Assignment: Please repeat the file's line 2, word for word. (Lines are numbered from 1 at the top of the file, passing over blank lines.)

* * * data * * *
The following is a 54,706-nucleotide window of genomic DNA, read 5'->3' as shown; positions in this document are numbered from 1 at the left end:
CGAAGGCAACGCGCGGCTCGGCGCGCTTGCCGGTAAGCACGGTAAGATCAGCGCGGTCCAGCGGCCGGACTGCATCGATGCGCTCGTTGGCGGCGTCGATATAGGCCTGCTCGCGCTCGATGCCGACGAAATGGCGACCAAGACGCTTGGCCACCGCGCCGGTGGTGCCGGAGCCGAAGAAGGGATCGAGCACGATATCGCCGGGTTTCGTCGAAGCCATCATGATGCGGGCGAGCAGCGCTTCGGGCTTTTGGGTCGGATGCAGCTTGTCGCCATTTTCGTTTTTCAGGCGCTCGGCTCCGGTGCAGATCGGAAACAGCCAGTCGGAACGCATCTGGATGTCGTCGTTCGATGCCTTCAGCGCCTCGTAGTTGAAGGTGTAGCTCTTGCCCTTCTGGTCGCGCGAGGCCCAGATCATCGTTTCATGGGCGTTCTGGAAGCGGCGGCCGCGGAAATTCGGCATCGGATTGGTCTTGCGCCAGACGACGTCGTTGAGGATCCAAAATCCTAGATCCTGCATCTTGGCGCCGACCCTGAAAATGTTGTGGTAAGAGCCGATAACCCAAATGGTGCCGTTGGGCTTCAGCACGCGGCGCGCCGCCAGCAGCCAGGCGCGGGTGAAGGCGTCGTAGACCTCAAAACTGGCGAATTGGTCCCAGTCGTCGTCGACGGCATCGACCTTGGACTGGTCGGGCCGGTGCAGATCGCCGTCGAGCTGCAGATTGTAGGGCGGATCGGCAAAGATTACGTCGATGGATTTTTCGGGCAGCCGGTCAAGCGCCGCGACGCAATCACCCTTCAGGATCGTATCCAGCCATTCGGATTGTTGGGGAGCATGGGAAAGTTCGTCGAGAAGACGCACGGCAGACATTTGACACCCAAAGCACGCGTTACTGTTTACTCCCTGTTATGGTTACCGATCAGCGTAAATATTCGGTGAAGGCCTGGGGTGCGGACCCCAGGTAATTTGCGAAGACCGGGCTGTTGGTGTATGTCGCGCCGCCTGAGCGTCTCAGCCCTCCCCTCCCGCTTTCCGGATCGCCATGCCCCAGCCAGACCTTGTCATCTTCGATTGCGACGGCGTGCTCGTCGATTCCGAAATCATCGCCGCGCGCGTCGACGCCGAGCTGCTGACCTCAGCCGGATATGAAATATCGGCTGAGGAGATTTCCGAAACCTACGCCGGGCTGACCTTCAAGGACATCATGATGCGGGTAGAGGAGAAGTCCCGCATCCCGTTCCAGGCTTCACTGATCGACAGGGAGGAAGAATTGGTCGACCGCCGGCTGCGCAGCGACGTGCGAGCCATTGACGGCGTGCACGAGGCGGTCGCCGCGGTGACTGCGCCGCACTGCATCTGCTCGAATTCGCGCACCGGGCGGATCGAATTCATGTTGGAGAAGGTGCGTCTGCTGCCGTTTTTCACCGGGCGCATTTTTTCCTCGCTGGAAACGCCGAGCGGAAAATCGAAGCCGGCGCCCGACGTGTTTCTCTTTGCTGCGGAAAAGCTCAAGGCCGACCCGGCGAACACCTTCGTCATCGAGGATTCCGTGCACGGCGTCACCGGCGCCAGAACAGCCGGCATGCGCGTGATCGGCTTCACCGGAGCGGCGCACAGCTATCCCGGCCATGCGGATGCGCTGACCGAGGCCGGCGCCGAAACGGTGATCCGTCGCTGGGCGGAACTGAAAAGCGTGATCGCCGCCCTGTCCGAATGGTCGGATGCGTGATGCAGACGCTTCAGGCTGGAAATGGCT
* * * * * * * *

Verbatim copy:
CGAAGGCAACGCGCGGCTCGGCGCGCTTGCCGGTAAGCACGGTAAGATCAGCGCGGTCCAGCGGCCGGACTGCATCGATGCGCTCGTTGGCGGCGTCGATATAGGCCTGCTCGCGCTCGATGCCGACGAAATGGCGACCAAGACGCTTGGCCACCGCGCCGGTGGTGCCGGAGCCGAAGAAGGGATCGAGCACGATATCGCCGGGTTTCGTCGAAGCCATCATGATGCGGGCGAGCAGCGCTTCGGGCTTTTGGGTCGGATGCAGCTTGTCGCCATTTTCGTTTTTCAGGCGCTCGGCTCCGGTGCAGATCGGAAACAGCCAGTCGGAACGCATCTGGATGTCGTCGTTCGATGCCTTCAGCGCCTCGTAGTTGAAGGTGTAGCTCTTGCCCTTCTGGTCGCGCGAGGCCCAGATCATCGTTTCATGGGCGTTCTGGAAGCGGCGGCCGCGGAAATTCGGCATCGGATTGGTCTTGCGCCAGACGACGTCGTTGAGGATCCAAAATCCTAGATCCTGCATCTTGGCGCCGACCCTGAAAATGTTGTGGTAAGAGCCGATAACCCAAATGGTGCCGTTGGGCTTCAGCACGCGGCGCGCCGCCAGCAGCCAGGCGCGGGTGAAGGCGTCGTAGACCTCAAAACTGGCGAATTGGTCCCAGTCGTCGTCGACGGCATCGACCTTGGACTGGTCGGGCCGGTGCAGATCGCCGTCGAGCTGCAGATTGTAGGGCGGATCGGCAAAGATTACGTCGATGGATTTTTCGGGCAGCCGGTCAAGCGCCGCGACGCAATCACCCTTCAGGATCGTATCCAGCCATTCGGATTGTTGGGGAGCATGGGAAAGTTCGTCGAGAAGACGCACGGCAGACATTTGACACCCAAAGCACGCGTTACTGTTTACTCCCTGTTATGGTTACCGATCAGCGTAAATATTCGGTGAAGGCCTGGGGTGCGGACCCCAGGTAATTTGCGAAGACCGGGCTGTTGGTGTATGTCGCGCCGCCTGAGCGTCTCAGCCCTCCCCTCCCGCTTTCCGGATCGCCATGCCCCAGCCAGACCTTGTCATCTTCGATTGCGACGGCGTGCTCGTCGATTCCGAAATCATCGCCGCGCGCGTCGACGCCGAGCTGCTGACCTCAGCCGGATATGAAATATCGGCTGAGGAGATTTCCGAAACCTACGCCGGGCTGACCTTCAAGGACATCATGATGCGGGTAGAGGAGAAGTCCCGCATCCCGTTCCAGGCTTCACTGATCGACAGGGAGGAAGAATTGGTCGACCGCCGGCTGCGCAGCGACGTGCGAGCCATTGACGGCGTGCACGAGGCGGTCGCCGCGGTGACTGCGCCGCACTGCATCTGCTCGAATTCGCGCACCGGGCGGATCGAATTCATGTTGGAGAAGGTGCGTCTGCTGCCGTTTTTCACCGGGCGCATTTTTTCCTCGCTGGAAACGCCGAGCGGAAAATCGAAGCCGGCGCCCGACGTGTTTCTCTTTGCTGCGGAAAAGCTCAAGGCCGACCCGGCGAACACCTTCGTCATCGAGGATTCCGTGCACGGCGTCACCGGCGCCAGAACAGCCGGCATGCGCGTGATCGGCTTCACCGGAGCGGCGCACAGCTATCCCGGCCATGCGGATGCGCTGACCGAGGCCGGCGCCGAAACGGTGATCCGTCGCTGGGCGGAACTGAAAAGCGTGATCGCCGCCCTGTCCGAATGGTCGGATGCGTGATGCAGACGCTTCAGGCTGGAAATGGCT